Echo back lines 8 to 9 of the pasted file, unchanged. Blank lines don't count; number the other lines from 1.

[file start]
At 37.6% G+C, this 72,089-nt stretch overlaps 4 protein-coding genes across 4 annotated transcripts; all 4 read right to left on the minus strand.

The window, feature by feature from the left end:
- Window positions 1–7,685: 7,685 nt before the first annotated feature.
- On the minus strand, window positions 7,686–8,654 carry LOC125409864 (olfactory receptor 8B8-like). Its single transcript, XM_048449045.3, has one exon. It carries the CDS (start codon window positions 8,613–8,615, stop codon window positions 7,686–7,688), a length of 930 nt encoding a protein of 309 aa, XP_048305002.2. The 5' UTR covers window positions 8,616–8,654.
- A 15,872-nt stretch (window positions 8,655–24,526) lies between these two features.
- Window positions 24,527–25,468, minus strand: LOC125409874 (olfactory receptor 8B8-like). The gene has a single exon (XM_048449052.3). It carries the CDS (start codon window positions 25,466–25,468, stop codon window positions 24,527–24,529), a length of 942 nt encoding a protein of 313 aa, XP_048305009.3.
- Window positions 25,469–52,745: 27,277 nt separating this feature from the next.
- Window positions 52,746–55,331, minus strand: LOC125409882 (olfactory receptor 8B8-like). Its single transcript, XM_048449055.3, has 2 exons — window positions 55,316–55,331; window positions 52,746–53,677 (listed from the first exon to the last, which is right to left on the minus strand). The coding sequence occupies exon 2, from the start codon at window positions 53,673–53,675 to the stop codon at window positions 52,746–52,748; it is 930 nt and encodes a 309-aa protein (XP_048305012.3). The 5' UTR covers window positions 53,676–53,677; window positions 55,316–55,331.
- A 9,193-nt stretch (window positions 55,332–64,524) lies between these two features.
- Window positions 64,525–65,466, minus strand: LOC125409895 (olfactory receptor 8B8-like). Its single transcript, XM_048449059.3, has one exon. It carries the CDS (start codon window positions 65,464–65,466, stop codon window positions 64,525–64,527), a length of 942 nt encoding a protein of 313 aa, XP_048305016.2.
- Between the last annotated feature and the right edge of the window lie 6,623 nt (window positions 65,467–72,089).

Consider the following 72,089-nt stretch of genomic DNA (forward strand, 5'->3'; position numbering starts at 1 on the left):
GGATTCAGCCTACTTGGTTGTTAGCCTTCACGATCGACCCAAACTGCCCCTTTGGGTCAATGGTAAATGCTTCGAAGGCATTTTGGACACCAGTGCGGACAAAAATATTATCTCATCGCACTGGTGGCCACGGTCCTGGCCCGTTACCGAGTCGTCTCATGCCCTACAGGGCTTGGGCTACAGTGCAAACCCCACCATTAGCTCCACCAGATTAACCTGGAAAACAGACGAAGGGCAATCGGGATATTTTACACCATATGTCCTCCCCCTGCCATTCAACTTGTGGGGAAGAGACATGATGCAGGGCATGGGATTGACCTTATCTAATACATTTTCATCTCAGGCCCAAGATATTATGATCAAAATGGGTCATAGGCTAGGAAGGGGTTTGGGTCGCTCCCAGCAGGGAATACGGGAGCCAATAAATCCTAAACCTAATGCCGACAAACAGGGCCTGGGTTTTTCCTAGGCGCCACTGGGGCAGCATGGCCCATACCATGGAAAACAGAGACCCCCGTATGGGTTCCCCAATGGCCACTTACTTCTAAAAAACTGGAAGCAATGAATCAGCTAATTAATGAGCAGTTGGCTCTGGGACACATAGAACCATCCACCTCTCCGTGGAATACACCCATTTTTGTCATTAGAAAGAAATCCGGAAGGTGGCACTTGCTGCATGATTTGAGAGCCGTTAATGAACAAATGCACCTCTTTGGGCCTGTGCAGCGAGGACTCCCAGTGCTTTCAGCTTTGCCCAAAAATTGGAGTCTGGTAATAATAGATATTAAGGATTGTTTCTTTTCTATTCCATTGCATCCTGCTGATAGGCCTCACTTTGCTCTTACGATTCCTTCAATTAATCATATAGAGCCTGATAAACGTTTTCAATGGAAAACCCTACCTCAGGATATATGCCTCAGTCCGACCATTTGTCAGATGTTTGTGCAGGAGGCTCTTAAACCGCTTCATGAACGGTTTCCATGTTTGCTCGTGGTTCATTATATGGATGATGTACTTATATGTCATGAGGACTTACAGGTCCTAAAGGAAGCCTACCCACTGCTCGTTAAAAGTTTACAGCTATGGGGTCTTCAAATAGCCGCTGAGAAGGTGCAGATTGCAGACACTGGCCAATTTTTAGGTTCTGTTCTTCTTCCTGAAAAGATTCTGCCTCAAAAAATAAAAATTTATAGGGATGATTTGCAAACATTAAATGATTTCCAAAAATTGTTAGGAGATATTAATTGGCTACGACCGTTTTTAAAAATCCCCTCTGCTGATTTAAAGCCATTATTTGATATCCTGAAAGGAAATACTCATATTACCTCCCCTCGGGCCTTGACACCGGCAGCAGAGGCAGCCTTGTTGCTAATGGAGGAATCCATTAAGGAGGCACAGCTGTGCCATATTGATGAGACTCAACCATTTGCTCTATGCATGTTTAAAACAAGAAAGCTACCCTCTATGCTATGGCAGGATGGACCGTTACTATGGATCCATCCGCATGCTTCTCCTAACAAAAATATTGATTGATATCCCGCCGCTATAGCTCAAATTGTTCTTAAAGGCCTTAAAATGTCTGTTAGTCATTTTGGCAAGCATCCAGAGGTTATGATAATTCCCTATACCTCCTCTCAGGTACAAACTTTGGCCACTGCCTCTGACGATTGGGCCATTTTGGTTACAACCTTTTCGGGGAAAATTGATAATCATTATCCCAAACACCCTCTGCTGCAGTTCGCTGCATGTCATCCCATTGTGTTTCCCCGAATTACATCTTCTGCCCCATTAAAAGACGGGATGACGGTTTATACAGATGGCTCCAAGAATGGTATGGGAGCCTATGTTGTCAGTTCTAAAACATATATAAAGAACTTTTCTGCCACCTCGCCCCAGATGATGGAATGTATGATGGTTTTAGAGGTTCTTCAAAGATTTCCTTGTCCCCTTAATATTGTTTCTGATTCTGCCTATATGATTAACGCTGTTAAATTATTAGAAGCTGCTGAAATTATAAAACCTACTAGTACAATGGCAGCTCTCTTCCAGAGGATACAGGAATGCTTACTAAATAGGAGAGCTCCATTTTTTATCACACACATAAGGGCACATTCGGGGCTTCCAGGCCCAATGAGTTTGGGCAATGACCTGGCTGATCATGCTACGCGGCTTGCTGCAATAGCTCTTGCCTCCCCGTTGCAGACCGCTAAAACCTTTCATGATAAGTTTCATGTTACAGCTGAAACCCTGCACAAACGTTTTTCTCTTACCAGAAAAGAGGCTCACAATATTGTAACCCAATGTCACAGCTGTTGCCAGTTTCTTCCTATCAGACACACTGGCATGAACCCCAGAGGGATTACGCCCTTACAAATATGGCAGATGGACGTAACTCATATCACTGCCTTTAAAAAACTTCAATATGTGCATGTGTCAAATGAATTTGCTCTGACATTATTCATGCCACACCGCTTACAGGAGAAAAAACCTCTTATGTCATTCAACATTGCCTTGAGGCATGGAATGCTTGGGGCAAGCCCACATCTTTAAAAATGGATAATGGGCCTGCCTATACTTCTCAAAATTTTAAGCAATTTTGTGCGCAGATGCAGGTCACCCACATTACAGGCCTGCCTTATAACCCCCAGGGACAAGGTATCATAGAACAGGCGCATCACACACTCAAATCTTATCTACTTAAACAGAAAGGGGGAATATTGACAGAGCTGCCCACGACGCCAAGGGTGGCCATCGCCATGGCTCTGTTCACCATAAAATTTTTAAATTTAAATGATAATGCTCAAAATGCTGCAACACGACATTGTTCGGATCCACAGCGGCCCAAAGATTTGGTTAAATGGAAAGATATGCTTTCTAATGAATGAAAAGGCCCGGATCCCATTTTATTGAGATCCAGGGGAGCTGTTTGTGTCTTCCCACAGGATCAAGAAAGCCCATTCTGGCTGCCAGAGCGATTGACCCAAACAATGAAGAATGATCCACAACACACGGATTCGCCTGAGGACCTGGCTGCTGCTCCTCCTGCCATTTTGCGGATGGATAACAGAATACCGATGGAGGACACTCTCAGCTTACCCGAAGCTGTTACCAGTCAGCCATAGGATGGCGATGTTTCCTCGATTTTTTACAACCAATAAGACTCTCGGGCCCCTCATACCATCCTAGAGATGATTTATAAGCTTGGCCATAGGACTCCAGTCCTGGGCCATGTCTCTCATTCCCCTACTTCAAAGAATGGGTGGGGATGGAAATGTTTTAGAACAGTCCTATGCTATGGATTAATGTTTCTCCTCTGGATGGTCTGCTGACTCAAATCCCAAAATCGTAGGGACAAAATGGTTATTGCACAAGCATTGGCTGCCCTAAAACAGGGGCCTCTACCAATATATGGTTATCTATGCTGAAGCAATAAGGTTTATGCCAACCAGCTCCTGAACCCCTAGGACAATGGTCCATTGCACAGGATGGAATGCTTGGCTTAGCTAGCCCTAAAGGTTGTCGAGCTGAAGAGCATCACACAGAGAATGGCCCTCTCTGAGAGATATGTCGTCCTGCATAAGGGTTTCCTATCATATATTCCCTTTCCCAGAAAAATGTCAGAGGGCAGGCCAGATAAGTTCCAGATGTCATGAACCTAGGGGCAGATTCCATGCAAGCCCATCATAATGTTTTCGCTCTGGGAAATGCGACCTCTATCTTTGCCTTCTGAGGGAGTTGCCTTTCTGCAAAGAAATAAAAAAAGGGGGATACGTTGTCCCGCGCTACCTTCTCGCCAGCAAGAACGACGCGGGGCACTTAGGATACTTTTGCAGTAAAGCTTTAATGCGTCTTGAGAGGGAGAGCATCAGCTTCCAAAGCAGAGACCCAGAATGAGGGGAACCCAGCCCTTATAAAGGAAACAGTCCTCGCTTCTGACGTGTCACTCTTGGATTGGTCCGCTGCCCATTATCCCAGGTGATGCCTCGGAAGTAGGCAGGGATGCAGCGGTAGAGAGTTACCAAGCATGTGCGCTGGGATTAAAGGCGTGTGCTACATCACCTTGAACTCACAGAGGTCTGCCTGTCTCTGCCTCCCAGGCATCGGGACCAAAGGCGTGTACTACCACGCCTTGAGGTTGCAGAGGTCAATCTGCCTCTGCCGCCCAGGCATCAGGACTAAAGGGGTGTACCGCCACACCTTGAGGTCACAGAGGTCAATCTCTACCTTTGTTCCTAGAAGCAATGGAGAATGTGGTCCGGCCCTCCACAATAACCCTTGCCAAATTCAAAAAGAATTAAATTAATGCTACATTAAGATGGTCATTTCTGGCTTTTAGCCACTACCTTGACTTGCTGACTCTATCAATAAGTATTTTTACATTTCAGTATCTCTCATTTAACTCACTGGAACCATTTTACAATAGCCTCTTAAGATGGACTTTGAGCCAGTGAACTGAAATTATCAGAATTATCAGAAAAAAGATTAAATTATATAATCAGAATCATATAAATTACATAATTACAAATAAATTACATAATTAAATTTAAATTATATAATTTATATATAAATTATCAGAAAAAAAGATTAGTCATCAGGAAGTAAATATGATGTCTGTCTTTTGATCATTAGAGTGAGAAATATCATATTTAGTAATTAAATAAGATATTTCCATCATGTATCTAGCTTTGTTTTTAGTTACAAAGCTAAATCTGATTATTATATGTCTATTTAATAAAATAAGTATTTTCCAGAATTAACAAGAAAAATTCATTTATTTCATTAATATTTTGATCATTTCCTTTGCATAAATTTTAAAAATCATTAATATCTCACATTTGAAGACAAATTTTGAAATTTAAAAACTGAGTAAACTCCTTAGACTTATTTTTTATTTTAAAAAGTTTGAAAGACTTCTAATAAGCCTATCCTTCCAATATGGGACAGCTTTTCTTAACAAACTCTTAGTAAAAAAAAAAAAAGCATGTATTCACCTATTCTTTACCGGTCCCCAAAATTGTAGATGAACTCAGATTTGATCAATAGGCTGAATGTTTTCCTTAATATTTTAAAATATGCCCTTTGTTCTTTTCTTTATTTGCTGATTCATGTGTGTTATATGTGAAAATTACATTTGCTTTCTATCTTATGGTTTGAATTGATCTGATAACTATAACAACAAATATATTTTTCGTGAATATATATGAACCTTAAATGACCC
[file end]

- Window positions 52,746–55,331, minus strand: LOC125409882 (olfactory receptor 8B8-like). Its single transcript, XM_048449055.3, has 2 exons — window positions 55,316–55,331; window positions 52,746–53,677 (listed from the first exon to the last, which is right to left on the minus strand). The coding sequence occupies exon 2, from the start codon at window positions 53,673–53,675 to the stop codon at window positions 52,746–52,748; it is 930 nt and encodes a 309-aa protein (XP_048305012.3). The 5' UTR covers window positions 53,676–53,677; window positions 55,316–55,331.
- A 9,193-nt stretch (window positions 55,332–64,524) lies between these two features.